The pandemic has resulted in more of us adopting digital technology to enhance our day-to-day lives. But a curious and contrasting trend has emerged alongside it: ‘slow-living’. What is it, and how might it impact customer’s needs and wants as golf travel begins to make a comeback? We take a look.
The seismic impact of the pandemic is already reshaping how consumers think and feel.
What were once viewed as temporary changes, be it working, shopping or social habits, are beginning to look like more permanent shifts.
One of the latest is the concept of slow-living.
As people’s lives have been put in lockdown, our busy, pacey lifestyles have been put on hold and given us pause for reflection and appreciation, sometimes in seemingly mundane tasks.
YouTube has reported a 4X increase in videos with the title ‘slow-living’ in 2020 compared to 2019, which suggests many of us were looking for new hobbies or pursuits that we’d previously dismissed as too time consuming.
It is therefore perhaps unsurprising to see that golf enjoyed a global resurgence over the last year.
More than golf
While golf is a staple that resorts can have a great deal of confidence in, as we look forward, there may be other aspects of slow-living that can enhance the ‘new normal’ experience.
Themes of wellness, escapism, mindfulness and achievement are of particular importance.
Does your resort provide services or amenities that appeal to these senses? Does it showcase wildlife and connection with nature?
It might be time to reconsider the importance of these aspects and/or how fundamental a role they play in the customer experience.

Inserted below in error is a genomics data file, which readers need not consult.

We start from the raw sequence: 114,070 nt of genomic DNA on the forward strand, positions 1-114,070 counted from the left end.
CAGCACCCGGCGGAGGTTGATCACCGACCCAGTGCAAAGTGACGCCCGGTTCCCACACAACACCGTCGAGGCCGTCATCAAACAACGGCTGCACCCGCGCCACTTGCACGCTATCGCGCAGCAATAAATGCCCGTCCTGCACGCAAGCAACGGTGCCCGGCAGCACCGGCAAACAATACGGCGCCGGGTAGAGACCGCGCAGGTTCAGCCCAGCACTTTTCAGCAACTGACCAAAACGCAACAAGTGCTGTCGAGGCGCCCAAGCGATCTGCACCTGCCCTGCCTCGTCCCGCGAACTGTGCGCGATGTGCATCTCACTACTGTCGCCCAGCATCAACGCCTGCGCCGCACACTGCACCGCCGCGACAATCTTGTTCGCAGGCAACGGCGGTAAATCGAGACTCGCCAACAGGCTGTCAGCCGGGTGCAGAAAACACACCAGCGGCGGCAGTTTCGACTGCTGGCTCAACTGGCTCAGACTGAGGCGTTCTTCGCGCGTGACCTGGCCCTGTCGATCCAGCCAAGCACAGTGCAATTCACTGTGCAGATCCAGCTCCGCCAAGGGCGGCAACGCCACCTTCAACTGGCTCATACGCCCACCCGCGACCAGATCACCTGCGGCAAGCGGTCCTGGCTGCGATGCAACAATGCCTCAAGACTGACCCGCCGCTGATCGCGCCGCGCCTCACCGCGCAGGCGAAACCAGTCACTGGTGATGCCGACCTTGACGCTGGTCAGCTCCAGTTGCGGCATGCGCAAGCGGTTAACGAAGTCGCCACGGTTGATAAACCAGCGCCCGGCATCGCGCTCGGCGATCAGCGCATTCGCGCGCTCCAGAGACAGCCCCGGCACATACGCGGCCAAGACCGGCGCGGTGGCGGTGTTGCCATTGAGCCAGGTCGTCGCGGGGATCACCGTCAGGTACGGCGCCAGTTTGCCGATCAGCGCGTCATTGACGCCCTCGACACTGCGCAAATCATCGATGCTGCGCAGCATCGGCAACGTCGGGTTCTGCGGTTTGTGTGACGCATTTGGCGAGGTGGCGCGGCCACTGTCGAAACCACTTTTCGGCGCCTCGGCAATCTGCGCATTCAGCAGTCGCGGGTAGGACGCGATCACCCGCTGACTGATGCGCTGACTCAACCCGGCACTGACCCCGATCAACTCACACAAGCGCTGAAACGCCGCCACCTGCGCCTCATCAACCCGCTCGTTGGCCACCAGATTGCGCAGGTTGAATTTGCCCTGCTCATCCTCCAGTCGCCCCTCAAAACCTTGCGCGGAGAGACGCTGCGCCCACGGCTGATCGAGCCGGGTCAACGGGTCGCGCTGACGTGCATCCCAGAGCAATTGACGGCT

As the world opens up, and golf tourism makes a long-awaited return, resorts will turn their attention to attracting new customers and reconnecting with dormant ones.
Before embarking on the same tactics as before to do this, don’t dismiss the exponential growth in slow-living and the role it could play in an effective content strategy.
Whether you film a culinary experience video with the head chef, a wildlife walk in the woods, or a yoga class with the on-site instructor, this authentic, aspirational content that celebrates the serenity and slow-living credentials your resort has to offer could be a strong asset and timely differentiator.
Are the trends here to stay?
It stands to reason that during a time of unpredictability and widespread anxiety, people gravitate towards stability, nostalgia and content that helps slow things down and makes them feel safe.
While this may dissipate over time as things recover, YouTube data points to significant value in slow-living in the short and medium term.
And this represents a welcome opportunity for golf resorts to not only re-establish themselves on a commercial level, but understand and appeal to these trends and forge deeper, long-term relationships with their customers.